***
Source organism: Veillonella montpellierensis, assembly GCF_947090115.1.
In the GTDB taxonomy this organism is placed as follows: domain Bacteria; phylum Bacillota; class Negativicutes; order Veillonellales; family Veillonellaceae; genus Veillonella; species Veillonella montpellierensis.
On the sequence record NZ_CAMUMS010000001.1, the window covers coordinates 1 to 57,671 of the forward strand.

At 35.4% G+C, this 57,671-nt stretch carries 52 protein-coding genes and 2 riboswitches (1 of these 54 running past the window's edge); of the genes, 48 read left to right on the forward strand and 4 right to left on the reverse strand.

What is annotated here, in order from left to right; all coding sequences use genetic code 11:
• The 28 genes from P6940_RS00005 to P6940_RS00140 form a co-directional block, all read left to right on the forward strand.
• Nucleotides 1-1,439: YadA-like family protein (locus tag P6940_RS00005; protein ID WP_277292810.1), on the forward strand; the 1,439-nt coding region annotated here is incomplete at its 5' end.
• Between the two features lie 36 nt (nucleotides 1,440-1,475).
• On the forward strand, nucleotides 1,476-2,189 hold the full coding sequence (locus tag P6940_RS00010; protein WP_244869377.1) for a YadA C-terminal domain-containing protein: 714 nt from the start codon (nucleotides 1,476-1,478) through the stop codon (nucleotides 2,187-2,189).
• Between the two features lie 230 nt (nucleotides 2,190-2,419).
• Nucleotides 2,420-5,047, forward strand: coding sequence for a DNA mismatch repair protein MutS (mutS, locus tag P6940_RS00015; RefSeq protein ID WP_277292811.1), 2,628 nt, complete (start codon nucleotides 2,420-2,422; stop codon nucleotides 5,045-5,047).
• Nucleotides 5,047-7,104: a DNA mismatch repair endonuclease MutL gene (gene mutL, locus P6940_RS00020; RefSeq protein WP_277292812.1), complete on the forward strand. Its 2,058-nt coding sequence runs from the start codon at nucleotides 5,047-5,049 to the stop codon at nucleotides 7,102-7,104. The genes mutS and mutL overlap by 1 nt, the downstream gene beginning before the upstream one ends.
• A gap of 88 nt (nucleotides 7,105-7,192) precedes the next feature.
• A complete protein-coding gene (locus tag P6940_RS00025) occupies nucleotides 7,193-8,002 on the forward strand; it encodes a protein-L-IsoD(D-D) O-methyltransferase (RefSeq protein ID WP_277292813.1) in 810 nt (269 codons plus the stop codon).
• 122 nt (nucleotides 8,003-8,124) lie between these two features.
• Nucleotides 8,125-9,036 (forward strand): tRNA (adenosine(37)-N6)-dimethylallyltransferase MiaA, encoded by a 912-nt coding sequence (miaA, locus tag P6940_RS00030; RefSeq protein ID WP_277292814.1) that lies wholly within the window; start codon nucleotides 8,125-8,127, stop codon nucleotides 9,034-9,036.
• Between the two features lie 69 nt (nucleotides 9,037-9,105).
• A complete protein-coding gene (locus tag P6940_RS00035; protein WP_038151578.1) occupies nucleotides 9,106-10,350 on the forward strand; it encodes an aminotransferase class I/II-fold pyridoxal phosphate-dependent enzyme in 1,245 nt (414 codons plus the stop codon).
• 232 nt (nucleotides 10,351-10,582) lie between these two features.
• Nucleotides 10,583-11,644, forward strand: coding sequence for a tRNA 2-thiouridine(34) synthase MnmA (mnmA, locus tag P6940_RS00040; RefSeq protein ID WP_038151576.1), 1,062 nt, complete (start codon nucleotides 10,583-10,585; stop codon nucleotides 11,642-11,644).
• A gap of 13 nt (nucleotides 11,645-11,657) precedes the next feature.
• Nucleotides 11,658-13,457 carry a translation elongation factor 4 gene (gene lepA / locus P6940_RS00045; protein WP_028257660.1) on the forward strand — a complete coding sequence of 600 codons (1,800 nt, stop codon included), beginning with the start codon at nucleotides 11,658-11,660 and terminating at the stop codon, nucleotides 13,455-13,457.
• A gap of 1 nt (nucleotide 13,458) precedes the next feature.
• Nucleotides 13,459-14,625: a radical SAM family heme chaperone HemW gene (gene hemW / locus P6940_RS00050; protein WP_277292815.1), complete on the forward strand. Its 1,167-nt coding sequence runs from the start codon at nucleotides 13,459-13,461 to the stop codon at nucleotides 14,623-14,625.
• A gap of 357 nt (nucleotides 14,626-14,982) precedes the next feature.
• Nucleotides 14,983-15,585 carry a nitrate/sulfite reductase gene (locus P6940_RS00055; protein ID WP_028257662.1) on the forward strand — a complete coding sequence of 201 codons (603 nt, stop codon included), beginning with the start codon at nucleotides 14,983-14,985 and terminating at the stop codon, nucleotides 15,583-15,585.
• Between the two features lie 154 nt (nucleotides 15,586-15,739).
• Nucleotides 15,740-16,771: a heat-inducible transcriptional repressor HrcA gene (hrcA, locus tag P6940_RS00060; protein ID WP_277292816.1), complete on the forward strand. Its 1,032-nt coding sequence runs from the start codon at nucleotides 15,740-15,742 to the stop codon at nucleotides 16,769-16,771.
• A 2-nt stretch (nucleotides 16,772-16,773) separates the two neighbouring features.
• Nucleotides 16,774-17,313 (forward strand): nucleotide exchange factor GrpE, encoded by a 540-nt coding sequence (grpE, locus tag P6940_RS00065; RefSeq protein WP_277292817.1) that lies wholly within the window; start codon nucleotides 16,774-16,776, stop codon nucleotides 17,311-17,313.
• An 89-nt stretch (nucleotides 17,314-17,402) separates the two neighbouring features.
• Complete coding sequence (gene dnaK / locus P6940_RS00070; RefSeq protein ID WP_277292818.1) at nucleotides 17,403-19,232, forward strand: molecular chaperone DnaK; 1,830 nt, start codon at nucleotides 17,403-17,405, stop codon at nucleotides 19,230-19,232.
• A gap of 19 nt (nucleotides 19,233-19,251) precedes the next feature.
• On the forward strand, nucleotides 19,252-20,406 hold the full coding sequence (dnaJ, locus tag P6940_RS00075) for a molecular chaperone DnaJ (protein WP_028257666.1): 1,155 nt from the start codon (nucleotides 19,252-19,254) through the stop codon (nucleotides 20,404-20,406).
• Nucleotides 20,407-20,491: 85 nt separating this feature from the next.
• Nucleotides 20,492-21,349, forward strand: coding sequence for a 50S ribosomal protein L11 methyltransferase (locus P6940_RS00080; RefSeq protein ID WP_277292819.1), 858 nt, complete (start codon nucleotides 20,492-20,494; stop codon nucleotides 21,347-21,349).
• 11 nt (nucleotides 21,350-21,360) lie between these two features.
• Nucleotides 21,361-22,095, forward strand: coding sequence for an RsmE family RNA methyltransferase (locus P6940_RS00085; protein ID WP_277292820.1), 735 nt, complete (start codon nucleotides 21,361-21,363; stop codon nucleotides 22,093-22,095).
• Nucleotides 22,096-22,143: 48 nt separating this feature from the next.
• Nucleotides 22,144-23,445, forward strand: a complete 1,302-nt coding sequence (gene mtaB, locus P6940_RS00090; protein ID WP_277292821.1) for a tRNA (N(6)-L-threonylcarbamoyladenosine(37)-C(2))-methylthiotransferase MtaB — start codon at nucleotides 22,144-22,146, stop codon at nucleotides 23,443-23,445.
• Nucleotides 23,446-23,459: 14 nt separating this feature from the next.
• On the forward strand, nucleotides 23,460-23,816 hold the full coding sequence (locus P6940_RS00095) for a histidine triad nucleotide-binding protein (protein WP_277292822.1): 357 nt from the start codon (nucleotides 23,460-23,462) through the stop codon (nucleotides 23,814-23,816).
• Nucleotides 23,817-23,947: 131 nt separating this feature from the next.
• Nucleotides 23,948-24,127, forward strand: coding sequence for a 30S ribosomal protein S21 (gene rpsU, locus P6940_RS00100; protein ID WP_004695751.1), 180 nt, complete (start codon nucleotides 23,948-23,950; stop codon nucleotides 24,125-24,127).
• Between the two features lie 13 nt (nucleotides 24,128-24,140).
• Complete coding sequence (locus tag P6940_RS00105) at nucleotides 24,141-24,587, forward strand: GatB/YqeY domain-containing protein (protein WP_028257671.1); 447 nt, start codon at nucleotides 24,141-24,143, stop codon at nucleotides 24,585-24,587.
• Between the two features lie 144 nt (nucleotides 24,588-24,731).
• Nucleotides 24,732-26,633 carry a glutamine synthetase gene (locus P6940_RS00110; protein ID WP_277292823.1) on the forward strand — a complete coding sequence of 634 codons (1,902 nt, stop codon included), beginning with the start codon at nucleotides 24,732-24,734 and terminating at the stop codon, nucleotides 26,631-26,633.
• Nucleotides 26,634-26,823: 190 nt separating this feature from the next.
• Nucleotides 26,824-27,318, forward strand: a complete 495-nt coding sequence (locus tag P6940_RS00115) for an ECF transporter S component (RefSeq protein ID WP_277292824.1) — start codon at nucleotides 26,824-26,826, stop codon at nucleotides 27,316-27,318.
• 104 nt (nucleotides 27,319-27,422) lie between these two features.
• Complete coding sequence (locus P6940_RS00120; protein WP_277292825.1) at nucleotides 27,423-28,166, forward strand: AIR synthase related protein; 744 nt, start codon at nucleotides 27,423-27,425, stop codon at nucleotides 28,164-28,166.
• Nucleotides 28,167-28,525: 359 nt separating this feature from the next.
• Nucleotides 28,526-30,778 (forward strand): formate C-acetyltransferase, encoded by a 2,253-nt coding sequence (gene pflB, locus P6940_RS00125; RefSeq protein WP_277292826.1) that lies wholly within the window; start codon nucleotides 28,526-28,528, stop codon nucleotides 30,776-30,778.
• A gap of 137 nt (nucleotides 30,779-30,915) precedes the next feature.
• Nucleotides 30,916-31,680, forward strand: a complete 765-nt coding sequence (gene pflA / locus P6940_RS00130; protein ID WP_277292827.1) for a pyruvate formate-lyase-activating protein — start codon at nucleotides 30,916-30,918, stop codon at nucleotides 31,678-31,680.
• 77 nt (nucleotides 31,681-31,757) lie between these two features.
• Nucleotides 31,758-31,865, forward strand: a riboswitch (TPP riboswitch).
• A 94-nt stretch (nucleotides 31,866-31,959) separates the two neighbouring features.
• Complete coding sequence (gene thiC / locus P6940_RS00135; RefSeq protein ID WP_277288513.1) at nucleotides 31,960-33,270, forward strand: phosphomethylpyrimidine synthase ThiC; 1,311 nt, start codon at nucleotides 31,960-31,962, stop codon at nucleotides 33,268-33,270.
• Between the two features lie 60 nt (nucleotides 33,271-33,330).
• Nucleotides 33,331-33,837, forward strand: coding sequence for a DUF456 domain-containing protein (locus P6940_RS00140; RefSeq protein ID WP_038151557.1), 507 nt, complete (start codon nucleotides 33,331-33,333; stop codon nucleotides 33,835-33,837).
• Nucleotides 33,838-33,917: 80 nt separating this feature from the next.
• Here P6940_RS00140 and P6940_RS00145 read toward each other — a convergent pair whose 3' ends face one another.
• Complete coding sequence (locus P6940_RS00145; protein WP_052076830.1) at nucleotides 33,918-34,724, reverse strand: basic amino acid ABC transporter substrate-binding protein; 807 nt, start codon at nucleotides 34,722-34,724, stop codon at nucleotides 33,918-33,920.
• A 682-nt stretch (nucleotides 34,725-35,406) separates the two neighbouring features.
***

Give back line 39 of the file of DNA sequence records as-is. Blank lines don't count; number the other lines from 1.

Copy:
• Nucleotides 22,096-22,143: 48 nt separating this feature from the next.